Egyptian artists and musicians are decrying lack of freedom of expression that is hindering what was once a flourishing sector.
Five years after the infamous uprising that led to the toppling of dictator Hosni Mubarak’s three decade regime, creative minds have all but disappeared from Egypt’s public spaces.
Abdelghany Sayed a backup singer with Baheya Band said, “The public space started getting smaller and smaller and now playing in the street has become very difficult – it’s not an option like before. So, we started looking for other places to play music. We started playing in music and gathering venues where people could come and listen to us.”
The public space started getting smaller and smaller and now playing in the street has become very difficult - it's not an option like before.
Since the current regime took office authorities have led an extensive crackdown on Muslim Brotherhood and liberal activists but they have recently broadened their net.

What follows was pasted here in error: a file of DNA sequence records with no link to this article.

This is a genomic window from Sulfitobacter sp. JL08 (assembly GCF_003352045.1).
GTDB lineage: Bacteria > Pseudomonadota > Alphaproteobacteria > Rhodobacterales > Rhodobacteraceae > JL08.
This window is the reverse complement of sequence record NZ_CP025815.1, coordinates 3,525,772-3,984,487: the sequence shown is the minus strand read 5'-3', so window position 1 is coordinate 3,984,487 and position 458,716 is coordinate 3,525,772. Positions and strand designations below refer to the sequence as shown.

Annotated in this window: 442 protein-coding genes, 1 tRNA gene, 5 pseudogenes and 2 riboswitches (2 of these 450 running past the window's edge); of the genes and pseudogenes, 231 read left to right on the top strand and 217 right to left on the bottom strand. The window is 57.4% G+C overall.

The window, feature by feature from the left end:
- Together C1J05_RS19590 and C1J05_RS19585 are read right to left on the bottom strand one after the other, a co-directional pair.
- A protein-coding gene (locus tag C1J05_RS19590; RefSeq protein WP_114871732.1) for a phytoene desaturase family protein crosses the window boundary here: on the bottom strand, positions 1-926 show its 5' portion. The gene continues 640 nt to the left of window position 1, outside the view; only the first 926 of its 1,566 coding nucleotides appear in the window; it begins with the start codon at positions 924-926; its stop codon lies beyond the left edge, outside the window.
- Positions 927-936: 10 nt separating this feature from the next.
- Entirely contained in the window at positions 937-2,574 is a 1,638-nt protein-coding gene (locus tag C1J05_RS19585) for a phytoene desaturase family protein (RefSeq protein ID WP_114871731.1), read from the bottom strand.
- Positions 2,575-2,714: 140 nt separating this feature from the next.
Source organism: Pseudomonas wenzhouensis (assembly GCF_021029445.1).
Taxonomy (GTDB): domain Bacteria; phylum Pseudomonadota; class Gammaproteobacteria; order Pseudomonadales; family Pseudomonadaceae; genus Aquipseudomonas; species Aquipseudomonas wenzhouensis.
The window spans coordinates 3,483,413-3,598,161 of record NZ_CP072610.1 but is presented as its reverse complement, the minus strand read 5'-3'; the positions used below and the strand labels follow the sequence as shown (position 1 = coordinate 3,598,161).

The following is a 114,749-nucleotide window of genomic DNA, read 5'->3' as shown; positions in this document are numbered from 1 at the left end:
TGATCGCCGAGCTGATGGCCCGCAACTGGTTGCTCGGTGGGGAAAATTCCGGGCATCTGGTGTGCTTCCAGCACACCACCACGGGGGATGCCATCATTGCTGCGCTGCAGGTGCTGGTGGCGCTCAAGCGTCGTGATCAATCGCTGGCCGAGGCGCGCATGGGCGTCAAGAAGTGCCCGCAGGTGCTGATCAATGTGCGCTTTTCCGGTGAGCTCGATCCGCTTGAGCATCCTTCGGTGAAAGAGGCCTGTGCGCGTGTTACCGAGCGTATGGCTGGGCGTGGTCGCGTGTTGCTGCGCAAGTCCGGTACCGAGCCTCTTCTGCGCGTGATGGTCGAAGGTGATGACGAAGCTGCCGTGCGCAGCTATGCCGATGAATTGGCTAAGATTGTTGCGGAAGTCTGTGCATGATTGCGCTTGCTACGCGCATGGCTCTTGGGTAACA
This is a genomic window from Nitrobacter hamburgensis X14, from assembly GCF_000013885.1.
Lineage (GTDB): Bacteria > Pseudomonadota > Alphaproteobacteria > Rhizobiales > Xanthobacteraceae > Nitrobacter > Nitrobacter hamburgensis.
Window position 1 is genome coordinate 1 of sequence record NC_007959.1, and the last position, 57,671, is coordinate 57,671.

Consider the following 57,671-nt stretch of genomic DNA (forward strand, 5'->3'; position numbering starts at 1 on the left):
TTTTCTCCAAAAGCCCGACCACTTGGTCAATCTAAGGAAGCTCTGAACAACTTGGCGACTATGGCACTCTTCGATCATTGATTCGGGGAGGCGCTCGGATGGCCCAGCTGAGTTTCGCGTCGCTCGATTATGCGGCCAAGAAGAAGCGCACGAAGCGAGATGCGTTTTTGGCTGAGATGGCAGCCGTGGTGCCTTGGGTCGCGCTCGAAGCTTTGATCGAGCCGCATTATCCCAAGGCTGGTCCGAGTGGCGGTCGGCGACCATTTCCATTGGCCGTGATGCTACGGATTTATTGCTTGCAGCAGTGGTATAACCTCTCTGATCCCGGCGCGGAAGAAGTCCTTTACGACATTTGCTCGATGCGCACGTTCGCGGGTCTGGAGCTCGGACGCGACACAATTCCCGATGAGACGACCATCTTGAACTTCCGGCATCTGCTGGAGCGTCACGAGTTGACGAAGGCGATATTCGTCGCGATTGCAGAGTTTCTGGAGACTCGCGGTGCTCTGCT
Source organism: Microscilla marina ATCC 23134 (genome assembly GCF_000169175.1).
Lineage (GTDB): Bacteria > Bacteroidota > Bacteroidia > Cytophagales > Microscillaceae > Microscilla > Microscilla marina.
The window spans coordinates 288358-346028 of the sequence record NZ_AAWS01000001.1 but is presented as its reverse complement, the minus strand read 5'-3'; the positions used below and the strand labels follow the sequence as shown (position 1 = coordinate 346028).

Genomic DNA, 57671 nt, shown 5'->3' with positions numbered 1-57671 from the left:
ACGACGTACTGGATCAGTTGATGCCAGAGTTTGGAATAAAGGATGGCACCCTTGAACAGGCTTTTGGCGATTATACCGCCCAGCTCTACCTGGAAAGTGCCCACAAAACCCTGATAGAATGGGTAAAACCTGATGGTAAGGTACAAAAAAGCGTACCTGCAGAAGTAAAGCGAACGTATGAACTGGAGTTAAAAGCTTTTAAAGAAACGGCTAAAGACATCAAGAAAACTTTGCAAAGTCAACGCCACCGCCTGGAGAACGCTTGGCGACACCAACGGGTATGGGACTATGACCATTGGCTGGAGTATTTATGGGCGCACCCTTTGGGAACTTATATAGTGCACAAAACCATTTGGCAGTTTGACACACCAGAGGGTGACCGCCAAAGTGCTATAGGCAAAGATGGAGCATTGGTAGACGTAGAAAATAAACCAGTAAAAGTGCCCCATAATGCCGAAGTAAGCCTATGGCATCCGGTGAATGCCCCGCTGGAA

With limited freedom of speech, creative artists have expressed concerns after a number of writers and a cartoonist were charged for various crimes this year.
Band member John Khalil recounted one particular run-in with an official.
“Then he [an official] said, ‘fine, keep sitting here, and we’ll send you some thugs to make you leave’. Of course I heard that and couldn’t believe that it came out of an official’s mouth. Then I saw a man coming, I don’t know where he came from, he said (to the official), ‘don’t worry, sir, don’t worry, go back to your office and in a while we’ll throw glass cups at them. There were girls and boys all around. I didn’t want to get hurt that day, so I thought okay, if it’s going to get this bad, let’s not get hurt and let’s not fight, we’ll only lose,” said Khalil a member of Metrotune Band.
Human Rights Watch (HRW) has often criticised the North African country for its flawed judicial system and its campaign against activists and journalists.